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Literalism, Metaphor and 'Soma-Semantics'

Peter Wilberg

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We must insist over and over that what is at stake in the question of truth as raised here is not simply an alteration of the previous concept of truth, nor a supplementation of the usual representation, but a transformation of humanity itself.

Martin Heidegger

Different theoretical languages and discourse styles in medicine and psychotherapy can be compared to different ‘body languages’, each with their own characteristic densities, textures and tonalities - some more skeletal and schematic, others more tangibly fleshed out; some offering a superficial skin of thought, others more visceral - the result of a deeper metabolisation of experience.  Different theoretical models may be more or less rigid or flexible in their core assumptions, more or less expressive in their metaphors, more or less muscular or flaccid in their syntax and argumentation. They evince different capacities for containing and fearlessly confronting ‘fundamental questions’ i.e. hidden but deep-seated tensions of thought which bear within them the seeds of a profound transformation of human thinking and the human being. They may be highly ‘centred’ and ‘integrated’, organised around a central concept and offering a high level of internal consistency, but at the expense of greater ‘holistic’ completeness. Alternatively they may spiral out into different domains, mixing their metaphors and models in an eclectic medley in order to achieve this greater completeness - albeit often at the expense of depth, solidity and internal consistency. Theoretical terms may be more or less authentic expressions of the individual theorist, either couched in stereotypical phraseology borrowed from others, or giving expression to original insights which question or add new resonances to terms otherwise taken for granted.

To begin with therefore, a hypothesis. The hypothesis is that just as an individual’s body language reveals an inner character structure, so does their verbal language. In other words, there is nothing that we can ‘read’ in a person’s body that cannot also be heard in their language and discourse style - and that includes the theoretical languages and discourse styles of therapists, their trainers, and writers on therapy like myself. Secondly, a question: can a therapist be ‘grounded’ in a bodily way and yet employ a theoretical language that is in some way disembodied or ‘schizoid’? Both the hypothesis and the question have a profound bearing on the main subject of this essay - ‘soma-semantics’ - and on the central question the title raises: in what is the theory of somatic psychotherapy itself grounded? This question is inseparable from its twin - in what is the practice of somatic psychotherapy grounded? Is it for example, grounded in a set of theoretical models, in the empirical data on which these models are based - or in the personal, ‘experiential’ learning through which these models are developed and refined? If the latter, what is the nature of this ‘experiential’ learning and its relationship to the individual’s own dominant theoretical models?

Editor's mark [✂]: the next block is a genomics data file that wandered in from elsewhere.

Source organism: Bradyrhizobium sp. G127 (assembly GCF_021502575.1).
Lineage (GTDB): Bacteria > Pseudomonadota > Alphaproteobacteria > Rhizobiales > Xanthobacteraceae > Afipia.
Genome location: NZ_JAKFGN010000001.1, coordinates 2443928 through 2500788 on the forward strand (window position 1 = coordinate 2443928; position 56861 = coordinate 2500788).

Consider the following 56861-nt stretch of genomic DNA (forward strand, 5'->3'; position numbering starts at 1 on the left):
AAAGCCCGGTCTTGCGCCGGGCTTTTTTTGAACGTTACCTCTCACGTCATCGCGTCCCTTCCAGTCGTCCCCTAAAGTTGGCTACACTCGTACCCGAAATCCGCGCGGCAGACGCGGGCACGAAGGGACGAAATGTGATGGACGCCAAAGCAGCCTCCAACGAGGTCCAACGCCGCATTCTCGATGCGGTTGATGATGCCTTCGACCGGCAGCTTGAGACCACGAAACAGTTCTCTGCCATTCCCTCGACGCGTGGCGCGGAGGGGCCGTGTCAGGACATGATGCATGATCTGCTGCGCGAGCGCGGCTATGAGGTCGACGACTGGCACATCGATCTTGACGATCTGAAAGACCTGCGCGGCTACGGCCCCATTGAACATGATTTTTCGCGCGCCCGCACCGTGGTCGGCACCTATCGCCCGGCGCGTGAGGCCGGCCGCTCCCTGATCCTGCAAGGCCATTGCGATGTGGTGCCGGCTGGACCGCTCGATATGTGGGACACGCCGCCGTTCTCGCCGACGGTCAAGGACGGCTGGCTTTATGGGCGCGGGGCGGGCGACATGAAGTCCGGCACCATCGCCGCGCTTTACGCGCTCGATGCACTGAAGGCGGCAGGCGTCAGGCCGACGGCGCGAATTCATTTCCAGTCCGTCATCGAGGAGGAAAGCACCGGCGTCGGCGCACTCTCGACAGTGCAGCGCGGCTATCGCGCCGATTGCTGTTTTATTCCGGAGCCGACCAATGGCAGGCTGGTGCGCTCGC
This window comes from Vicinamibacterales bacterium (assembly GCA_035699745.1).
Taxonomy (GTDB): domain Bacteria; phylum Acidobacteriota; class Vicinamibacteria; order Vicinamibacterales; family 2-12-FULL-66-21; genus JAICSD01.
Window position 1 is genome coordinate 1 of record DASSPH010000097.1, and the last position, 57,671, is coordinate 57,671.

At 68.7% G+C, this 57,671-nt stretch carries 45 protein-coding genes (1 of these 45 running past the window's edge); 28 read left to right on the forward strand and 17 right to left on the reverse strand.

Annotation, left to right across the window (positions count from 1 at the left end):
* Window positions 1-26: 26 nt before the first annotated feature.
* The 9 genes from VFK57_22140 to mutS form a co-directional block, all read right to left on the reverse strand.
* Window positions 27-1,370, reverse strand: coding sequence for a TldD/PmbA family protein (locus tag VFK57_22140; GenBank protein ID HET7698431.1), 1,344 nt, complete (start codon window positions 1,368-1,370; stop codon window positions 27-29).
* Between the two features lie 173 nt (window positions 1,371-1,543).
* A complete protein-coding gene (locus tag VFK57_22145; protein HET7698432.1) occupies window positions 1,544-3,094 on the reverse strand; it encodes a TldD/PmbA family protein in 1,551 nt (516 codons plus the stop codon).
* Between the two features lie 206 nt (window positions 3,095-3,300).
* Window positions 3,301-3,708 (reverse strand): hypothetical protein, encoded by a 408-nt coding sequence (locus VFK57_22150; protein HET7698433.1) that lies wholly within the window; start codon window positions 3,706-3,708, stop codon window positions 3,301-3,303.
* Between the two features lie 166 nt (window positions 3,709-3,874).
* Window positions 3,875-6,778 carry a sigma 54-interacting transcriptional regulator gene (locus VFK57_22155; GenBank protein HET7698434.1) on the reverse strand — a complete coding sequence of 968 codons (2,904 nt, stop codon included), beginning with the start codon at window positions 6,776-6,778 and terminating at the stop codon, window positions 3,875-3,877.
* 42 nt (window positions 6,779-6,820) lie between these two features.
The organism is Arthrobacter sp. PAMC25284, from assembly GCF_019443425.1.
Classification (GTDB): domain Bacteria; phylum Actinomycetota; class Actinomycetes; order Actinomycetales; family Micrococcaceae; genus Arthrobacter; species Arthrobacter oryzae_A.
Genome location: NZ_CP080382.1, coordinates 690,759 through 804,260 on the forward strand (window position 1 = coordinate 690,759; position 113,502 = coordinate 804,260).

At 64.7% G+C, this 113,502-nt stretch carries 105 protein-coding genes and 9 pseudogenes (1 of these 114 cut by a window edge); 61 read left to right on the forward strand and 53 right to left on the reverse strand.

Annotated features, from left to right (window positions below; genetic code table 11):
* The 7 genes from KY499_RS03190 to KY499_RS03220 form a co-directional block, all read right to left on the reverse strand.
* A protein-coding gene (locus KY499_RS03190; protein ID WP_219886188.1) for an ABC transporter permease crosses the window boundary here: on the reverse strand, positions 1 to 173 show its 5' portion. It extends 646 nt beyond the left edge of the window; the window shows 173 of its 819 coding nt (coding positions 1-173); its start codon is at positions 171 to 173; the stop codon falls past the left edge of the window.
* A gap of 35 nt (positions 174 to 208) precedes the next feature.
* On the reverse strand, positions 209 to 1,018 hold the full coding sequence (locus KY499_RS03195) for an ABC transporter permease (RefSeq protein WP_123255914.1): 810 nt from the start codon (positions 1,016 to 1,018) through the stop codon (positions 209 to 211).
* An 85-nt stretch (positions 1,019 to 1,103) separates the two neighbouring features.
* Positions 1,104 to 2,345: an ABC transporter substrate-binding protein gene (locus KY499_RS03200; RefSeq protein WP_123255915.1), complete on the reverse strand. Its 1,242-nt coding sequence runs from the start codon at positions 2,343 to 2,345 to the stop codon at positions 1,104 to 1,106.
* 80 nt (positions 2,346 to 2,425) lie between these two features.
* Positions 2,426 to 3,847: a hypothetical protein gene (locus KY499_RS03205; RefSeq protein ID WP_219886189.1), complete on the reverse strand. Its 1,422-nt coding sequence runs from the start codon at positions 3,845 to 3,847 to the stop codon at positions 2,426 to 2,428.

I would suggest that for there to be a genuine unity or ‘homology’ between theory and practice, it is not enough simply to recognise the way a practitioner’s models and modes of working, their personal ideas and experiences creatively affect and reshape one another. Instead both theory and practice must be understood as sharing a common ground. Does such a common ground exist? Theory construction is normally understood as a rational process in the root sense: using language to ‘render an account’ (reor) of our conscious experience of the world. The result is a form of representational knowledge. But the body’s own wordless knowing, by its very nature, falls outside the domain of representational knowledge. Far from representing anything to consciousness, it is what first allows things to come to presence within our consciousness. It is a form of implicit, wordless and ‘tacit’ knowing - expressing the way we are silently and inwardly touched by events (tacere). Representational knowledge, on the other hand, no matter how wide the variety of different perspectives and models it seeks to integrate, is the attempt to represent reality not in the way it immediately touches us but as an integer - a pristine, ‘untouched’ whole.